IRS Account Watch Plan Brings Consumers Into Reconciliation Debate

While Sen. Joe Manchin (DW.Va.) has raised concerns on the $3.5 trillion price tag of fiscal reconciliation legislation that Congress is set to pass resume this weekAmericans are increasingly speaking out against a provision that would require banks to report customer account information to the Internal Revenue Service.

Proposal – first disposed by the Treasury Department and which is expected to be presented during this week’s committee markups – is designed to bridging the “tax gap” between what American taxpayers pay and what they owe to help fund the spending bill. But the blanket, untargeted nature of the proposal is drawing broad opposition not only from bankers who would be required to report the information to the IRS, but also from the consumers they serve.

A poll commissioned by my organization – the Independent Community Bankers of America – and conducted by Morning Consult found that two-thirds of voters (67%) object to the IRS collecting their bank account information. More than half (53%) of voters strongly oppose the plan, while only 22% support it.

Additionally, more than three in five voters (64%) do not trust the IRS to monitor their deposit and withdrawal information. And more than half (54%) don’t trust the agency to protect their financial data from data breaches. This last data point is not unexpected given the recent high profile tax return leak the IRS is investigating as well as consumer anxiety about “Notice of math errors” triggered by stimulus payments.

The survey response indicates that consumers view the IRS’ monitoring of the transaction history of their personal financial accounts as a privacy invasion that does not concern the government. Consumers are also expressing concerns that the plan could potentially hurt small businesses by increasing their tax liability.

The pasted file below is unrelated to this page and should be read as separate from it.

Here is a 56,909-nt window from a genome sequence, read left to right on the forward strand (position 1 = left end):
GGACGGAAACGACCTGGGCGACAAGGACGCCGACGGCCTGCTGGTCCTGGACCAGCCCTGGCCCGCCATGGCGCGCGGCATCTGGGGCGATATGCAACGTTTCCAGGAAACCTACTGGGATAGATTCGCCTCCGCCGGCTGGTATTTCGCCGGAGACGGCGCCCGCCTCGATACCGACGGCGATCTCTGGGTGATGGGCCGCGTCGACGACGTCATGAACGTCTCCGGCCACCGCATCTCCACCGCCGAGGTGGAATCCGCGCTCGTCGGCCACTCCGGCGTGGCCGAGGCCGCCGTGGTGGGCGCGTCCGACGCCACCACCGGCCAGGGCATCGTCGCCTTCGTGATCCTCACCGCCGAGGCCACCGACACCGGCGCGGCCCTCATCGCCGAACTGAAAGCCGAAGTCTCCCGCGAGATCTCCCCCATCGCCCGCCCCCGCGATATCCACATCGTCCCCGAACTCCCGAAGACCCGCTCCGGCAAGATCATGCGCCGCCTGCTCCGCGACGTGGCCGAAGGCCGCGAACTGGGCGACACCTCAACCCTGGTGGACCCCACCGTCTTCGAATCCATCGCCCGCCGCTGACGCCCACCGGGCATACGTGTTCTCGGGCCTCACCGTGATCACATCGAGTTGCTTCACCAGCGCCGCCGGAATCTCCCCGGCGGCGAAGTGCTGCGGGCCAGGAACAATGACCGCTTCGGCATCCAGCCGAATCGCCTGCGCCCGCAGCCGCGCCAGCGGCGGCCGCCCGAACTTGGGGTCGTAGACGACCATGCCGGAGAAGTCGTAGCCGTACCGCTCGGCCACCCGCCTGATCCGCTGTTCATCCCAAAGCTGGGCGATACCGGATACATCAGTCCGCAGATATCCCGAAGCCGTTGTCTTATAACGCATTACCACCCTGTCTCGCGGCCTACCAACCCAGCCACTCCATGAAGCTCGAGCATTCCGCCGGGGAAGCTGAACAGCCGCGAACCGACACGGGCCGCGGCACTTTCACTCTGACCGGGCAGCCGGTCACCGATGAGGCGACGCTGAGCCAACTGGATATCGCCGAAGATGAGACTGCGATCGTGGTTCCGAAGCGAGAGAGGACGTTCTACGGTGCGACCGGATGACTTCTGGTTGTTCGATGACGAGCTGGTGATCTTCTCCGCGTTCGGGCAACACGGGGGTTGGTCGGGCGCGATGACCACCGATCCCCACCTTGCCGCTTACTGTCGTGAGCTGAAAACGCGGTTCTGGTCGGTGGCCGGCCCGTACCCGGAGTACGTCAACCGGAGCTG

Additionally, the intrusive account reporting to the IRS could undermine Washington’s ongoing policy initiative to reduce the unbanked population. Distrust of government institutions and agencies inhibit banking relationships – particularly among marginalized communities and those who have fled authoritarian regimes – indiscriminate reporting of financial accounts is likely to increase the difficulty of reaching these people and these families.

Instead of gathering piles of new taxpayer information, consumers say they support closing the tax gap by making better use of the data the IRS already has. Likewise, a recent joint letter to Congressional Leaders of the International Franchise Association, the National Federation of Independent Business, the United States Chamber of Commerce and other advocacy groups identifies less intrusive ways to close the tax gap.

As the IRS proposal takes shape in Washington, Community Bankers will continue to educate their clients about its potential impact while continuing to contribute to economic recovery in their local communities.

Rebeca Romero Rainey is President and CEO of the Independent Community Bankers of America.


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